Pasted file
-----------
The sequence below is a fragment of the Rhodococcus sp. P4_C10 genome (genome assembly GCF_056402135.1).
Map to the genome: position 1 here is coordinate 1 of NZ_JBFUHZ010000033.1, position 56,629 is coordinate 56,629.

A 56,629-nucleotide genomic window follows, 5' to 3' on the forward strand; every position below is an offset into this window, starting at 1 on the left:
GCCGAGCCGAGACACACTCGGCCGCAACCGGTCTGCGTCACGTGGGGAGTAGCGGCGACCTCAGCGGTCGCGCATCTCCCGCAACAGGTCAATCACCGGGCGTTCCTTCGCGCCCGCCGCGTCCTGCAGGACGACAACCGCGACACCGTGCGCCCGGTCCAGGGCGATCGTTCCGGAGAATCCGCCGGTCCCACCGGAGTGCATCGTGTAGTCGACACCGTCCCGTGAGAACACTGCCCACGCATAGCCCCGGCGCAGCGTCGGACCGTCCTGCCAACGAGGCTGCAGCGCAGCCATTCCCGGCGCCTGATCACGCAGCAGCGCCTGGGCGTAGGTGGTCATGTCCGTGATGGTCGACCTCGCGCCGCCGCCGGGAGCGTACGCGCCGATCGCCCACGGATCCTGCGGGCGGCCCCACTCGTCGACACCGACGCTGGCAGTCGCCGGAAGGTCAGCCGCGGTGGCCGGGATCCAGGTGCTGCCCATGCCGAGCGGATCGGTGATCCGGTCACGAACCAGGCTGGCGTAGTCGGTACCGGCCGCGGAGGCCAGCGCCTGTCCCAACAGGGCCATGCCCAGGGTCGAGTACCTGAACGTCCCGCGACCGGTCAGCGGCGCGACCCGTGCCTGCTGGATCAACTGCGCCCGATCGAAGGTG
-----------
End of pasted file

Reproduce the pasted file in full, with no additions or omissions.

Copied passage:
The sequence below is a fragment of the Rhodococcus sp. P4_C10 genome (genome assembly GCF_056402135.1).
Map to the genome: position 1 here is coordinate 1 of NZ_JBFUHZ010000033.1, position 56,629 is coordinate 56,629.

A 56,629-nucleotide genomic window follows, 5' to 3' on the forward strand; every position below is an offset into this window, starting at 1 on the left:
GCCGAGCCGAGACACACTCGGCCGCAACCGGTCTGCGTCACGTGGGGAGTAGCGGCGACCTCAGCGGTCGCGCATCTCCCGCAACAGGTCAATCACCGGGCGTTCCTTCGCGCCCGCCGCGTCCTGCAGGACGACAACCGCGACACCGTGCGCCCGGTCCAGGGCGATCGTTCCGGAGAATCCGCCGGTCCCACCGGAGTGCATCGTGTAGTCGACACCGTCCCGTGAGAACACTGCCCACGCATAGCCCCGGCGCAGCGTCGGACCGTCCTGCCAACGAGGCTGCAGCGCAGCCATTCCCGGCGCCTGATCACGCAGCAGCGCCTGGGCGTAGGTGGTCATGTCCGTGATGGTCGACCTCGCGCCGCCGCCGGGAGCGTACGCGCCGATCGCCCACGGATCCTGCGGGCGGCCCCACTCGTCGACACCGACGCTGGCAGTCGCCGGAAGGTCAGCCGCGGTGGCCGGGATCCAGGTGCTGCCCATGCCGAGCGGATCGGTGATCCGGTCACGAACCAGGCTGGCGTAGTCGGTACCGGCCGCGGAGGCCAGCGCCTGTCCCAACAGGGCCATGCCCAGGGTCGAGTACCTGAACGTCCCGCGACCGGTCAGCGGCGCGACCCGTGCCTGCTGGATCAACTGCGCCCGATCGAAGGTG